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Singapore Technologies Engineering Ltd’s Share Price Soared More than 6% Last Week: What’s Behind the Excitement?

Singapore Technologies Engineering Ltd (SGX: S63), part of the Straits Times Index (SGX: ^STI), is a global technology, defence and engineering conglomerate specialising in the aerospace, electronics, land systems and marine sectors. The aerospace business segment is the largest for the group, and competes against the likes of SIA Engineering Company Ltd (SGX: S59).

Last week, ST Engineering shares closed at S$3.53 apiece, up 6.3% for the week. On Friday (14 September) itself, its shares climbed 7.3%. In comparison, over the past week, the Straits Times Index added just 0.9%. With the massive rise in ST Engineering’s share price, many investors might be wondering: What is the reason behind the excitement?

The most probable cause for ST Engineering’s shares to soar is its positive announcement during the week.

Moving up the value chain

On 13 September, the conglomerate revealed that its US subsidiary, Vision Technologies Aerospace Incorporated, has entered into a US$630 million (S$868 million) deal to purchase MRA Systems (MRAS), a firm that makes aircraft engine parts. MRAS is currently wholly-owned by General Electric Company. It would be ST Engineering’s biggest acquisition thus far.

MRAS has 90 years of experience in the aviation sector and is an original equipment manufacturer (OEM) of engine nacelle systems for both narrowbody and widebody aircraft. An engine nacelle is the casing that houses an aircraft engine. MRAS owns intellectual properties and patents for nacelle system technologies.

ST Engineering mentioned in a press release that it has been on the lookout to invest in “new growth areas, including businesses that offer competitive products through the ownership of intellectual properties and that are synergistic to its core businesses.” The deal will allow it to scale up its aerospace capabilities by moving the company into the OEM business of high-value nacelle components and replacement parts.

There is growth ahead for MRAS’ business.

The company, together with Safran Nacelles, is a single-source nacelles provider for A320neo aircraft using the LEAP-1A engine option. MRAS has delivered over 500 Leap-1A units so far, and there are more than 6,000 A320neo aircraft ordered to-date. More than half of the aircraft purchasers have chosen their engine type, of which around 60% have selected their aircraft to be equipped with the LEAP-1A engine.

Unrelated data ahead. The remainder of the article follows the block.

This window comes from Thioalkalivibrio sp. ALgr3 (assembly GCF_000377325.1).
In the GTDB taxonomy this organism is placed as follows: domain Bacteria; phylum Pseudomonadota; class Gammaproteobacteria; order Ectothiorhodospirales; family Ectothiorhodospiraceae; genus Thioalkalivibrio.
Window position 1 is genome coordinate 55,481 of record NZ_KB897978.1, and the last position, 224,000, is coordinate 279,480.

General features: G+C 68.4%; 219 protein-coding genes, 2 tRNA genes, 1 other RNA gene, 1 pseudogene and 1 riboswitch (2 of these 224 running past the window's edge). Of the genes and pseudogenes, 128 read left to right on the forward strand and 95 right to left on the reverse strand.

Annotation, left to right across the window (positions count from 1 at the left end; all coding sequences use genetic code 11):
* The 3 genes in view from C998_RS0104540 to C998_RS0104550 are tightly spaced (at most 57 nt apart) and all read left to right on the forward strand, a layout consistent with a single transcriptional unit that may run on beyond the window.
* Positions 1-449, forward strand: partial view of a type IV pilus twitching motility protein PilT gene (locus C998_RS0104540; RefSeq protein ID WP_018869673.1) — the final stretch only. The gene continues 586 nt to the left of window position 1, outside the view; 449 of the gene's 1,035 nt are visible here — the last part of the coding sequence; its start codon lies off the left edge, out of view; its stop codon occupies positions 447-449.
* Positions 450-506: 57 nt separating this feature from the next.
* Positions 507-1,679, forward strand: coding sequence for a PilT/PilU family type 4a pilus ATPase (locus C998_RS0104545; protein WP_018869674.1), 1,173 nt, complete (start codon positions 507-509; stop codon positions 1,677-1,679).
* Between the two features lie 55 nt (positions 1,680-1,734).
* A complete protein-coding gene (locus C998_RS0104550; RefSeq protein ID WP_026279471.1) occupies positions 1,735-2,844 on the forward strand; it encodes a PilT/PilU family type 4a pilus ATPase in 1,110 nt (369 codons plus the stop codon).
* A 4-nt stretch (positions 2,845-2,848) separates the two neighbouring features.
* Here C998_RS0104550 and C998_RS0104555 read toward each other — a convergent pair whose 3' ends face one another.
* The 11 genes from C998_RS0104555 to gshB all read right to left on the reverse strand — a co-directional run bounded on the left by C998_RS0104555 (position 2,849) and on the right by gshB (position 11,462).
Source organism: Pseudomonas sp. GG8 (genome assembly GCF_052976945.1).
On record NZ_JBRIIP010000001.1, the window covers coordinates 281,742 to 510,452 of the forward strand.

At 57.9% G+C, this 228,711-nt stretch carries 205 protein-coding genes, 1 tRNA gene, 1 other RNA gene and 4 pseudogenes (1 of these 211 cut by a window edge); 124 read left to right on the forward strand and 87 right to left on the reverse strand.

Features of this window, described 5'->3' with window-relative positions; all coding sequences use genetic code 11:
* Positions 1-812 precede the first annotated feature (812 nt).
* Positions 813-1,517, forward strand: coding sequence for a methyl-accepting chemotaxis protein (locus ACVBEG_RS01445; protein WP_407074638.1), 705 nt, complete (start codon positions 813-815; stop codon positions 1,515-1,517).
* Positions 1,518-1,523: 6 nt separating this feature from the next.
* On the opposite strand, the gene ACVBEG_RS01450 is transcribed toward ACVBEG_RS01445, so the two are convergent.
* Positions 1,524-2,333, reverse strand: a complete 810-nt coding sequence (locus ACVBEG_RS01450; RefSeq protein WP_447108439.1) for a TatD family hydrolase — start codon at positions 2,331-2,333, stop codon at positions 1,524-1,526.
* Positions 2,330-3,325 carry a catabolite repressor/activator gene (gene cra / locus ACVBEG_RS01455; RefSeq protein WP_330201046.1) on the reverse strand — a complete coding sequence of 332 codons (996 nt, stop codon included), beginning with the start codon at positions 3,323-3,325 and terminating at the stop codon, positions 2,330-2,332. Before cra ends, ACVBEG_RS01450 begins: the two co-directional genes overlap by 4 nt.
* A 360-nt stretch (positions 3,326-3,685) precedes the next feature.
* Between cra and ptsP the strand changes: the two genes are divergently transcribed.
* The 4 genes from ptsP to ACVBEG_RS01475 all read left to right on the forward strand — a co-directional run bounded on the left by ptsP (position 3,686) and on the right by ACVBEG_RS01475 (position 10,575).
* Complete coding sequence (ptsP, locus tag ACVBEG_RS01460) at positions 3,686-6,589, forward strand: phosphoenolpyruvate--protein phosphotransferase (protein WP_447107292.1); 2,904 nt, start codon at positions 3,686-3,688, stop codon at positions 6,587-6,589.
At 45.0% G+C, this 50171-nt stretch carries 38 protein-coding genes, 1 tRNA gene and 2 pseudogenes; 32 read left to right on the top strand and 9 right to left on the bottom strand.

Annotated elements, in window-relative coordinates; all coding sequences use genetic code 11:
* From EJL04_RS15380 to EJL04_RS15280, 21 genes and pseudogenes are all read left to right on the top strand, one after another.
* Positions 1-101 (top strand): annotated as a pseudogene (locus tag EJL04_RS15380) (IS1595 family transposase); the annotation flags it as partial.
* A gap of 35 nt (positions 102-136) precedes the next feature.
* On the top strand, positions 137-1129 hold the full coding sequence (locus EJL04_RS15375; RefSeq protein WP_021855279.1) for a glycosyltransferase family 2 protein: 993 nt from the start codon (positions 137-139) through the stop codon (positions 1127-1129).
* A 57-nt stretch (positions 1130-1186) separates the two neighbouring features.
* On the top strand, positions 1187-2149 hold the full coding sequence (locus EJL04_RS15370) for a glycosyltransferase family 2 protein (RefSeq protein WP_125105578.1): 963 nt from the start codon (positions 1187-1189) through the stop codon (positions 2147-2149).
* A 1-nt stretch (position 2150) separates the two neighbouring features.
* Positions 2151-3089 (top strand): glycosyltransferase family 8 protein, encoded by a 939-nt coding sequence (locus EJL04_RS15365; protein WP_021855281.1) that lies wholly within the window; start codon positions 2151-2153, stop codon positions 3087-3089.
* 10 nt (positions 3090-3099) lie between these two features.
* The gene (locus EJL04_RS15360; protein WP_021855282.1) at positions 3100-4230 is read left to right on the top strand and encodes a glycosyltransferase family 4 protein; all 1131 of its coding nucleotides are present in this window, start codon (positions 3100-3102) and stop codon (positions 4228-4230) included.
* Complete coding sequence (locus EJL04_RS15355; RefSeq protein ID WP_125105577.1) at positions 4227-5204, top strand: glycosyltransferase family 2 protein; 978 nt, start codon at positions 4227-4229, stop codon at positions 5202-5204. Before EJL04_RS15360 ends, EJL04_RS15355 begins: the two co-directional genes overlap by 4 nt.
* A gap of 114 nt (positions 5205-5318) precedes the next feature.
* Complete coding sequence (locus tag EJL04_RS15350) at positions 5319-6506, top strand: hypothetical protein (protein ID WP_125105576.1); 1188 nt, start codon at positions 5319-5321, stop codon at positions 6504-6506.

MRAS also provides nacelles for other aircraft types, such as COMAC’s C919 and ARJ21, and Bombardier’s Global 7000/8000.

The proposed acquisition is expected to be earnings accretive for ST Engineering. The purchase price translates to a multiple of 10 times MRAS’ EBITDA (earnings before interest, tax, depreciation and amortisation) for the 12 months ended 30 June 2018. The deal, subject to regulatory approvals, is expected to be completed by the first quarter of 2019.

Lim Serh Ghee, president of ST Engineering’s aerospace sector, commented:

“Moving upstream into the business of design and manufacturing of nacelles will allow us to benefit directly from the robust growth of the global aircraft fleet as an OEM, and enable us to serve our customers better through an enhanced suite of products and services. MRAS fits into this strategic intent given its strong portfolio of intellectual properties and programmes supporting high-growth aircraft platform such as the A320neo.”

The Foolish takeaway

To be sure, the deal has not been sealed as there are regulatory hurdles to go past. However, if the acquisition is given the go-ahead, it would be beneficial to ST Engineering’s aerospace business by allowing it to increase its capabilities and have the upper hand over its rivals. At the closing price of S$3.53, the conglomerate was selling at an enterprise-value-to-EBITA ratio of 13.5.

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The information provided is for general information purposes only and is not intended to be personalised investment or financial advice. Motley Fool Singapore contributor Sudhan P doesn’t own shares in any companies mentioned.